Making the familiar strange
By Caitlin McGrane
When we arrived at Hamer Hall the space was nearly empty and I took the opportunity to snap some photos of the stage where Nils Frahm would soon appear. His set-up is unlike any band or composer I have seen play live. There was a piano on the right, which I didn’t even realise was a piano until well into the show; a huge synthesiser; at least 3 other keyboards; and a mini organ that he introduced to the audience last year as his “pan flute army” because of the unintended sound it makes.
This is the second time I have seen Frahm play in Melbourne in Hamer Hall, and both times the music and Frahm’s performance reminds me of the reasons why his work means so much to me. Frahm’s ambient, electronic and percussive music has been my chosen soundtrack to long stretches of time spent in deep concentration – marking assignments, writing my PhD confirmation, and spending evenings lying totally still trying to stop my brain from fizzing. His music, fusing elements of electronic and classic composition are perfect for maintaining focus in the present. And yet there is also something about his arrangements that invoke a sense of reminiscing about the past and dreaming far into the future.
As the hall filled, the crowd seemed familiar, the ambiance was relaxed and possibly even aloof – classic North Fitzroy. Frahm came out on stage, he bowed quickly and warmly to the crowd, thanked them for coming by clasping his hands together. He sat down at the mini organ and began to play a gentle introductory melody; one that I might have heard many times before, from last year’s All Melody, but in such a way that gave me a feeling like it was new.
This feeling of what I can only describe as an internal ‘familiar dissonance’ with the music pervaded the entire performance. It was an extraordinary and exciting experience, and brought to mind the sociological concept “making the familiar strange”. To me it felt like this is what Frahm does with his work, only live on stage. In comparing last year’s show to this one, it seemed as though the tracks were the same, but somehow different, like they were in a different register, maybe a little ‘muted’ in places. I knew the melodies so well that my brain was anticipating them, but Frahm’s improvisational skills made each moment subtly different. It wasn’t until the last quarter of the show, during the encore, where I noticed how the muted quality had been underscoring the entire show. It felt like putting the final piece in place in a huge jigsaw.
During the show, Frahm, in his deep yet quiet German-accented voice, mentioned that this show was a continuation of the tour started last year and that he had played it many times, but that he still manages to make a mistake each time he performs. To me there seem to be very few, perhaps no, mistakes in his shows, but rather his admission was a peak behind the curtain of his creativity – something he seems to enjoy – and this may also explain why he often played with his back to the audience. Frahm, at times, asked for the help of Jonas, a sound engineer but, this to me also seemed part of the performance.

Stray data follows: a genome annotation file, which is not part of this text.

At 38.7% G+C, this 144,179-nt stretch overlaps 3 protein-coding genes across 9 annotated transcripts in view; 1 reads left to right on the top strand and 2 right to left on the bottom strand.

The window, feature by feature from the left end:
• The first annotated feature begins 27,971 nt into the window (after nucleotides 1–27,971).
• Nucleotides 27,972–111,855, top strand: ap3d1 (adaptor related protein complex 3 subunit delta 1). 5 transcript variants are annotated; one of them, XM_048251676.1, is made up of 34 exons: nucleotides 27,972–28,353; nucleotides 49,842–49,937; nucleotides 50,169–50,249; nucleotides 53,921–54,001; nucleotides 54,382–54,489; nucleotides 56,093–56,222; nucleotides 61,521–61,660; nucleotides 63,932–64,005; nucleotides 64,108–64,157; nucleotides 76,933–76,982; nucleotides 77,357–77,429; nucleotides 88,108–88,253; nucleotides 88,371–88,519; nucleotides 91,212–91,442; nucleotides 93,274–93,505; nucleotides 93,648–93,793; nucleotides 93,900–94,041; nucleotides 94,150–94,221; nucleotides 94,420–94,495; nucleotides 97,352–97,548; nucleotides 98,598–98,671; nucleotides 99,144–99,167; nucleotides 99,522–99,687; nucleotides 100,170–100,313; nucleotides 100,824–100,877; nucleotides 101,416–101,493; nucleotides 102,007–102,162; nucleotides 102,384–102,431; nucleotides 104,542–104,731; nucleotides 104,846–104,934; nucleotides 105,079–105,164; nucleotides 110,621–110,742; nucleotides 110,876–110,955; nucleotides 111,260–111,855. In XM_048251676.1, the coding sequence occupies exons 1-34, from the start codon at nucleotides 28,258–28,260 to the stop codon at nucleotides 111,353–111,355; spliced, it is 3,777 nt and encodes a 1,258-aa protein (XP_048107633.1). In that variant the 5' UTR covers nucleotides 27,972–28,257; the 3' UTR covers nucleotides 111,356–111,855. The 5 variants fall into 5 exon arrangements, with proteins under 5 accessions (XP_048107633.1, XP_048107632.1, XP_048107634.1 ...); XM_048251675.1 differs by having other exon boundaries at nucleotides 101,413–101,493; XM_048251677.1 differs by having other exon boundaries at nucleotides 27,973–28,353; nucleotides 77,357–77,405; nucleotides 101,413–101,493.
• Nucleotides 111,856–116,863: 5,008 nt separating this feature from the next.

Watching him move about the stage, moving his whole body as he put the tracks together, it was clear that Frahm is a performer, and that every element was carefully and masterfully controlled by him. Sometimes during the bassiest of his tracks it felt a bit weird that the only person moving in the 2,488-seat room was the man on stage. But the lack of movement also made it much more affecting and pleasant to sit with my eyes closed and let the sound wash over me like a bath. Around two-thirds of the way through the show I felt like the boundary between me and the sound had ceased to exist. Seeing and hearing, on their own do not fully capture the experience of Frahm live. There is a proprioceptive quality to his shows where the whole body and senses are involved in the experience – like you can feel your body and the sound interacting. For me it is an incredibly enjoyable experience, and yet I can also imagine it being disquieting for those who like to keep things familiar. Frahm is a natural performer, and watching him move I could tell that he was moving not just to the sound he was producing in that moment, but also to the sounds he was planning several bars ahead. He was deeply present yet also somewhere deep in the future. And I am obsessed.
Nils Frahm’s performances demonstrate that he might be one of the most talented performers of his time. He has a deep commitment to the entire experience of sound and how it interacts, engages, and changes the body. If you can get to see him wherever he is playing, I strongly recommend that you do.
Nils Frahm will be performing in Sydney on 5 December at the Sydney Opera House. Tickets and more info: https://www.nilsfrahm.com/